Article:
Labor for first time moms averages somewhere between 10 – 20 hours. Among other Great Apes, such as Chimpanzees, labor takes on average two hours. In addition to the time in labor, human labor is described as extremely difficult compared to other primates.
What characteristics contribute to such disparate childbirths in humans and other primates?
1. The Obstetric Dilemma
The most significant tradeoffs in human evolution are evidenced at the time of birth: efficient bipedal locomotion promotes a relatively narrow pelvis, while delivering relatively large-brained babies selects for a broad pelvis. In other words, the narrow pelvic opening that is good for efficient upright walking is not so good for the delivery of large-brained humans.
The interaction of these features in our evolutionary history has shaped a female pelvis that reflects a compromise in these selective pressures: the constraints on the human pelvis due to walking on two legs, combined with the exceptionally large brains of human babies make human birth especially long and painful.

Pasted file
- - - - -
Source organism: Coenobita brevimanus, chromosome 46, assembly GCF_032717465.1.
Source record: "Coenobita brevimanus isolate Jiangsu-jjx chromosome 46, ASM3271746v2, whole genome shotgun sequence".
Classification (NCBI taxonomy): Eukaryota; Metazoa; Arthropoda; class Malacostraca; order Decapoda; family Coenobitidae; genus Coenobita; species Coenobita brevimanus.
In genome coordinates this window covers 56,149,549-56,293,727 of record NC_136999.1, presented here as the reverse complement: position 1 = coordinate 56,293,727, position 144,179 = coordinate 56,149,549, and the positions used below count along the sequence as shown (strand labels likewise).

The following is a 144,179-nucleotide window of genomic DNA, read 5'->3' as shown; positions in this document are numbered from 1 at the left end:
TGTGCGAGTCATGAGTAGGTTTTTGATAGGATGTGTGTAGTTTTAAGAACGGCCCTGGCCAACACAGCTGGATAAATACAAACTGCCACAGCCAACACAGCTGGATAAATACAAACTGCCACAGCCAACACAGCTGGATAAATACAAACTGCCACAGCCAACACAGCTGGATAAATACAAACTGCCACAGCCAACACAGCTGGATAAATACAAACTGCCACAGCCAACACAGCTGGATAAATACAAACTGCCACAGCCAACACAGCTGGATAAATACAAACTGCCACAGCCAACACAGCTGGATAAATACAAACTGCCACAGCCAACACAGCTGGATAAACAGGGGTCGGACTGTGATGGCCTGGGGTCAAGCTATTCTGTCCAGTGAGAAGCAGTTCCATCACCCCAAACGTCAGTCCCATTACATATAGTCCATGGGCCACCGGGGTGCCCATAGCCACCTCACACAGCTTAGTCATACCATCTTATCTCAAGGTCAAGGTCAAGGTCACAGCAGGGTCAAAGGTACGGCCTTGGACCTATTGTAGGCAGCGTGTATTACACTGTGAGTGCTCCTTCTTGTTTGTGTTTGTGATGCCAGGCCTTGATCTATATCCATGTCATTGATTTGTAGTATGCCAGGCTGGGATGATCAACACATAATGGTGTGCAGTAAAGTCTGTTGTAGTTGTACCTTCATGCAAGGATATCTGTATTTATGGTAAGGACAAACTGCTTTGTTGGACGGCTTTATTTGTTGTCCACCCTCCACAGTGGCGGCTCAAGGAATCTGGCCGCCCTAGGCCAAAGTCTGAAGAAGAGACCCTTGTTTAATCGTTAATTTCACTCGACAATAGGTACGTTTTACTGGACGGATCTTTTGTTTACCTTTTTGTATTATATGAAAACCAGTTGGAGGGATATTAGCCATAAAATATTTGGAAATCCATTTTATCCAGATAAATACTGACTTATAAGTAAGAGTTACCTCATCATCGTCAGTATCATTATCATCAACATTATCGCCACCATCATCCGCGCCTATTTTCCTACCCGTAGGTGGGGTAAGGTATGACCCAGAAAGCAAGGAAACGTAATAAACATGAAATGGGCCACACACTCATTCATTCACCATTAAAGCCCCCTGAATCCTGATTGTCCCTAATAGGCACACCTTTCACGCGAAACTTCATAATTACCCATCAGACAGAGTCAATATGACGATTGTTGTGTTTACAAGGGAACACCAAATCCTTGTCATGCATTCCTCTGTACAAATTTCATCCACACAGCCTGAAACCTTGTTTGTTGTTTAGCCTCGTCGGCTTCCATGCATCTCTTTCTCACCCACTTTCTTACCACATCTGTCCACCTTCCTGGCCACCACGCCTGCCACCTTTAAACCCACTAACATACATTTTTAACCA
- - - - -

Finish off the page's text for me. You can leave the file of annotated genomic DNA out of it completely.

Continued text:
2. Bipedalism Promotes a Narrow Pelvis
Humans are the only living mammal to walk on two legs, and bipedalism requires narrow, short, squat, and basin shaped pelvic anatomies. In contrast, quadrupedal animals (like our closest relatives, chimpanzees) have pelvises that are long and two dimensional in appearance. Compare image A (the pelvis of a chimpanzee) to image C (the pelvis of a human female).
Comparison of pelves from (A) Pan, (B) Australopithecus, (C) Human female, and (D) Human male (from Lovejoy, 2005, figure 5).
Notice how long the chimpanzee (image A) pelvis is compared to the squat pelvis of a human female (image C)? That humans walk on two legs is one explanation for the pronounced differences between humans and chimpanzees.
3. Big Brains and Birth
One important characteristic of primates as a group is a high encephalization quotient, or a large head and brain relative to body size. For most primates, this means that neonates at birth have heads that are close to the size of the maternal birth canal through which they must pass, making birth far from easy.